An Omakase Dinner at Kata Robata

Amaebi uni sushi.EXPAND
Amaebi uni sushi.
Photo by Mai Pham

There are times when you go to a sushi restaurant knowing exactly what you want to order. You dutifully fill out the sushi menu with two orders of hotate (scallop), maguro (tuna), hamachi (yellowtail) and whatever catches your fancy. Maybe you’re a roll person, and your go-to thing is the spicy tuna roll. Maybe you prefer forgoing the rice completely for a dinner of sashimi. Ordering à la carte is a good way to eat sushi if you want to maintain control. It’s safe, easy, predictable and good for a quick bite to eat.

When you want to have an incredible sushi experience, however, make a reservation for an omakase, which is essentially a chef’s tasting menu of the day’s best items. This is what I do whenever I want to treat myself to a mind-blowing meal, and my go-to spot — the place I found myself on a recent Tuesday evening as I celebrated a belated birthday dinner — was the sushi bar at Kata Robata.

Manabu Horiuchi (Hori-san).EXPAND
Manabu Horiuchi (Hori-san).
Photo by Mai Pham

Chef Manabu Horiuchi (“Hori-san”) was the first sushi chef that I trusted when I moved to Houston in the early 2000s. At the time, Miyako and Cafe Japon were in fashion, but I didn’t care for either. I came to know Hori-san when he was executive chef at Kubo’s in Rice Village, the first place in Houston that I frequented regularly for sushi.

In 2009, Hori-san opened Kata Robata. It’s years later, but I still remember my first visit, during lunch. We ordered the omakase at approximately $75 per person. I remember because it was a big splurge for a lunchtime repast, but it was totally worth it. In particular, one of the nigiri sushi he made gave me that When Harry Met Sally food-gasm-type moment. It was a nigiri sushi of whole scallop topped with seared foie gras, which was so delicious I can still conjure up the memory to this day. I was hooked on Hori-san’s omakase from that moment on, and I try to revisit whenever I can.

snapper and uni tiradito.EXPAND
snapper and uni tiradito.
Photo by Mai Pham

My most recent omakase started with a Peruvian-style tiradito of thinly sliced snapper topped with uni, and a leche de tigre ("tiger’s milk" marinade of lime and fish) with crushed hazelnut. It was delicate and so light it acted almost like a palate cleanser, setting the stage for our next course, the duck chawanmushi topped with freshly shaved white truffle.

Uni and duck chawanmushi with shaved white truffle.EXPAND
Uni and duck chawanmushi with shaved white truffle.
Photo by Mai Pham

Chawanmushi is a warm Japanese silken egg custard that is somewhat reminiscent of silken tofu. It has a beautifully smooth texture that sort of slides over your palate like a caress. Because its base is a dashi broth (made of konbu and dried bonito flakes), chawanmushi is packed with umami. The duck gives it a bold, earthy meatiness, while the shaved white truffle imparts an aphrodisiacal aroma that stimulates your erogenous zone for food enjoyment. In other words, it’s to die for.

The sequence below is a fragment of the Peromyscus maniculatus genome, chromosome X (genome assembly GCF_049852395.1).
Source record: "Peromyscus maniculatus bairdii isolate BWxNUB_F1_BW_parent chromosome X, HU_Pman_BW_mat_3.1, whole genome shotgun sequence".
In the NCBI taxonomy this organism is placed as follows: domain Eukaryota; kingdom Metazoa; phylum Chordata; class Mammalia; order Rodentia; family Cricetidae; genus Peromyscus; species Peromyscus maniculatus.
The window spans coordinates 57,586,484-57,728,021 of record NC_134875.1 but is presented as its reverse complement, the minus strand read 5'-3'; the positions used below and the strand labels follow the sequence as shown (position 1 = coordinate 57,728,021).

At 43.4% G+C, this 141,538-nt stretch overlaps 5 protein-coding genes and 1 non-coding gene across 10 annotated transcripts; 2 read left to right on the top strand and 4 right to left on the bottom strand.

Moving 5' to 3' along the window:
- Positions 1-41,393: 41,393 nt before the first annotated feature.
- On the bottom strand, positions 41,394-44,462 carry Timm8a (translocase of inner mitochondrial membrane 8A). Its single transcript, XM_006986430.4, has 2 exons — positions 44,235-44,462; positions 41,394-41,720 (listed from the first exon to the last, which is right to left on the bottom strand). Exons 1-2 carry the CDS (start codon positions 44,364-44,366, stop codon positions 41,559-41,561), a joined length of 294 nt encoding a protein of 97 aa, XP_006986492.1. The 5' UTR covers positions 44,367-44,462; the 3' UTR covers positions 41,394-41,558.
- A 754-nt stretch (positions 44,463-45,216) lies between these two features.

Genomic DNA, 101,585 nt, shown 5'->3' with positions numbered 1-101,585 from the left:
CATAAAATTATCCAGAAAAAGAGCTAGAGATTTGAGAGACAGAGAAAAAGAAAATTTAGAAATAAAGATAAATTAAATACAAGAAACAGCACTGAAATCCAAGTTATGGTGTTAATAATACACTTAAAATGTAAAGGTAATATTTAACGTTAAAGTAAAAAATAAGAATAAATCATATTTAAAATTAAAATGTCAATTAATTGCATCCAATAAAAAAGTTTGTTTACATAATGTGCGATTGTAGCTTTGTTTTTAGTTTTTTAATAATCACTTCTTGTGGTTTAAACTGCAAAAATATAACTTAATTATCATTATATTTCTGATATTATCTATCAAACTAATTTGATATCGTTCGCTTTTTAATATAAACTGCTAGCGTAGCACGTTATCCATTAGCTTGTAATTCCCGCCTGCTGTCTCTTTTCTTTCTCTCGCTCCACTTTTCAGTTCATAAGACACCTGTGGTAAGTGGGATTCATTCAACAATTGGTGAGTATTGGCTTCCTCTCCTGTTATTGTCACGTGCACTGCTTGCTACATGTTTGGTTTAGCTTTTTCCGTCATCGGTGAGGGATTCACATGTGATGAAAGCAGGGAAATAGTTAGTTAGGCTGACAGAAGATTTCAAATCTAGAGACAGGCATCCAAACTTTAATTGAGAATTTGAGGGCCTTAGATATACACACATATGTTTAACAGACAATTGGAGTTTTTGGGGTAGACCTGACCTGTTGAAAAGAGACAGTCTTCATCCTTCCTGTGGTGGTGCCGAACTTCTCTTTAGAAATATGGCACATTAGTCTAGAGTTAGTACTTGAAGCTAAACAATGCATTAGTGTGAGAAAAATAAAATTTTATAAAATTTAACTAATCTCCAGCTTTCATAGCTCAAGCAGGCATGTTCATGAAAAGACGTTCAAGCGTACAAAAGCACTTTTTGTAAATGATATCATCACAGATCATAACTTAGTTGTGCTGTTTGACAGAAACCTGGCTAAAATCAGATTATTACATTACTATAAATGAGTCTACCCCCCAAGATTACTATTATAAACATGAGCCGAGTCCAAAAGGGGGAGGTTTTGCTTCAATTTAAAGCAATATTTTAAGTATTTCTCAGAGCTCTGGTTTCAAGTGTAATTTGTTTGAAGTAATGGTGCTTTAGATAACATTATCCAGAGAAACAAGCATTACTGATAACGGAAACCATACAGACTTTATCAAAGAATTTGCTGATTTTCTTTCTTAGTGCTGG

O-toro sashimi.EXPAND
O-toro sashimi.
Photo by Mai Pham

We’d barely come down from the high of the chawanmushi when Hori-san served three slices of glistening pink, marbled, heavenly o-toro (fatty tuna) from Spain, accompanied by freshly grated wasabi.

Torched akamutsu.EXPAND
Torched akamutsu.
Photo by Mai Pham

Next came a sashimi of seared akamutsu, torched à la minute to give the skin a slight smokiness. Extraordinary.

Salmon belly sashimi.EXPAND
Salmon belly sashimi.
Photo by Mai Pham

A salmon belly was served next, the bright orange, striated flesh plump and fatty, naturally sweet, and oh so delicious.

Kinmedai and foie gras.EXPAND
Kinmedai and foie gras.
Photo by Mai Pham

From the kitchen, next up was a pan-seared kinmedai (Japanese golden-eye snapper) laid atop four small cubes of seared foie gras. It was good, but I was craving everything from the sushi bar, so I asked Hori-san for more sushi.

Chu-toro and ika sushi.EXPAND
Chu-toro and ika sushi.
Photo by Mai Pham

He complied. Next up was a piece of ika (squid) and chu-toro (mid-fatty tuna). Both were good, but the chu-toro was divine — smooth, with a luscious quality that lingered on the palate.

Then came one of my all-time favorites — amaebi (sweet shrimp) topped with uni (pictured at top). I’ve ordered this elsewhere, but Kata’s version somehow just tastes better. You will never go wrong if you order this at Kata.

O-too, tai, and uni nigiri sushi.EXPAND
O-too, tai, and uni nigiri sushi.
Photo by Mai Pham

To follow, a trio of nigiri sushi that included that beautiful o-toro we’d tasted in sashimi form, tai (sea bream), and uni

A5 wagyu and scrambled eggs.EXPAND
A5 wagyu and scrambled eggs.
Photo by Mai Pham

For our last course, Hori-san gave us what he called his own version of steak and eggs, definitely saving the best for last. A5 wagyu from Japan — arguably some of the highest-quality meat in the world — was seared and sliced, and served over scrambled eggs and sweet Japanese cucumber pickles, and finished off with shaved white Alba truffle. Suffice it to say that it was one of those dishes that make you want to lick the plate.

We were too full by the time we finished our last course, opting to skip dessert. That's the beauty of omakase. It's a completely customized experience based on your preferences, pocketbook (you can set the budget if you have one) and whatever the chef has that's extraordinary that day, and you are almost always guaranteed a superlative meal. 

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